Telstra Human Resources should abide by a ruling of the federal Department of Workplace Relations and immediately resume talks with unions about a new enterprise agreement.
The department has found that a draft memorandum of understanding for a constructive relationship proposed by the unions would not put Telstra in breach of the national construction code.
ACTU secretary Jeff Lawrence says confirmation that the MOU was lawful had removed any excuse for Telstra HR not to resume talks.
“Another one of Telstra’s obstructive tactics has been blown out of the water,” Mr Lawrence says.
“Management should now abide by the decision of the independent umpire and end the stalling tactics. Telstra HR needs to come back to the bargaining table and put the MOU to a vote of Telstra employees.
“If they won’t come back to the table, you have to question what are management’s real motives?
The intention of the MOU is to promote a constructive and co-operative relationship between Telstra and its employees, represented by their unions.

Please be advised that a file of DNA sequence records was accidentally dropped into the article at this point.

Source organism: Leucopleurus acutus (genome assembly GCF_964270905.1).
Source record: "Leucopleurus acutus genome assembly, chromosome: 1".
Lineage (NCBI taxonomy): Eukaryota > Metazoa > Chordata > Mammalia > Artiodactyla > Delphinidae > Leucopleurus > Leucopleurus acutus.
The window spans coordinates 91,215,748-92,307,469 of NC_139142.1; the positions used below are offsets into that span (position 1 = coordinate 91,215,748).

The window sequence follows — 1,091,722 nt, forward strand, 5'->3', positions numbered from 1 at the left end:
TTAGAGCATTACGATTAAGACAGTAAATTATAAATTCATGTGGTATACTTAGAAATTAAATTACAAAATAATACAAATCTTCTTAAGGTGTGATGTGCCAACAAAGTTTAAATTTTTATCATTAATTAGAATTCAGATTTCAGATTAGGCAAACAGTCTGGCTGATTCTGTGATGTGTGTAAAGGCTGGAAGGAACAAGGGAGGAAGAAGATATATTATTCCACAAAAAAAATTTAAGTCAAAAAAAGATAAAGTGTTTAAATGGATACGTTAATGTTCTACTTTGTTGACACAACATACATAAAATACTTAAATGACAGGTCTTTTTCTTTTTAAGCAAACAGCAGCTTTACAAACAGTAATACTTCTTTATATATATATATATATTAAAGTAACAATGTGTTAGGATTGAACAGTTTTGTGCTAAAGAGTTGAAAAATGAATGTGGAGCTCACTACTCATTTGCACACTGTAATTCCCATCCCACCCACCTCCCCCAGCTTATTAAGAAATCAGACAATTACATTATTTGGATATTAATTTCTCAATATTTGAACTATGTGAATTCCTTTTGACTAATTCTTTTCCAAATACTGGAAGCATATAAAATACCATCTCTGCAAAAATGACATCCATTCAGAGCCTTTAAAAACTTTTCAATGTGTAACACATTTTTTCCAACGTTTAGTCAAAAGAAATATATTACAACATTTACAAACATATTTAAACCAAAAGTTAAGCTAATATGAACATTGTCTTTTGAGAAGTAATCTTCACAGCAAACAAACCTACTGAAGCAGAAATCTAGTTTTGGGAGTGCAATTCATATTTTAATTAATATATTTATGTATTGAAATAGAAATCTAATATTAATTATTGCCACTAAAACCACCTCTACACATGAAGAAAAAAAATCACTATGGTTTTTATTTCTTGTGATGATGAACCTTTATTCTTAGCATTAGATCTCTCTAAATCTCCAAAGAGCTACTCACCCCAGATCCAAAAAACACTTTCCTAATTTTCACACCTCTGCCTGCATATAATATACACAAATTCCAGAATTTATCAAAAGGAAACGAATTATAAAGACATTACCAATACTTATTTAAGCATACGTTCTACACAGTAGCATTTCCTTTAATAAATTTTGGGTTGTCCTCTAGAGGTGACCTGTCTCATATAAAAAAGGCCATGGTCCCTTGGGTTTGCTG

It would also allow Telstra staff currently on Australian Workplace Agreements to opt out of them before their expiry date and resume employment under an enterprise bargaining agreement.
On July 17, Telstra HR unilaterally broke off all negotiations over a new enterprise agreement putting at risk the future pay and job conditions of about 32,000 workers.
The ACTU was always confident of the lawfulness of the MOU, but redrafted the document and sought an independent ruling from the department after Telstra objected to some of its content.
The advice that the MOU is compliant with the National Code of Practice for the Construction Industry was conveyed to the ACTU in a letter from the department on Friday.
This means that, contrary to Telstra’s claims, signing the MOU would not prevent Telstra from bidding for the National Broadband Network tender.
“The challenge is now there for Telstra to show it is genuinely committed to good faith bargaining,” Mr Lawrence says.
“The future pay and conditions of more than 30,000 workers are at stake here. It’s time for Telstra HR to end the charade, drop its hostile approach, and sit down with unions.”
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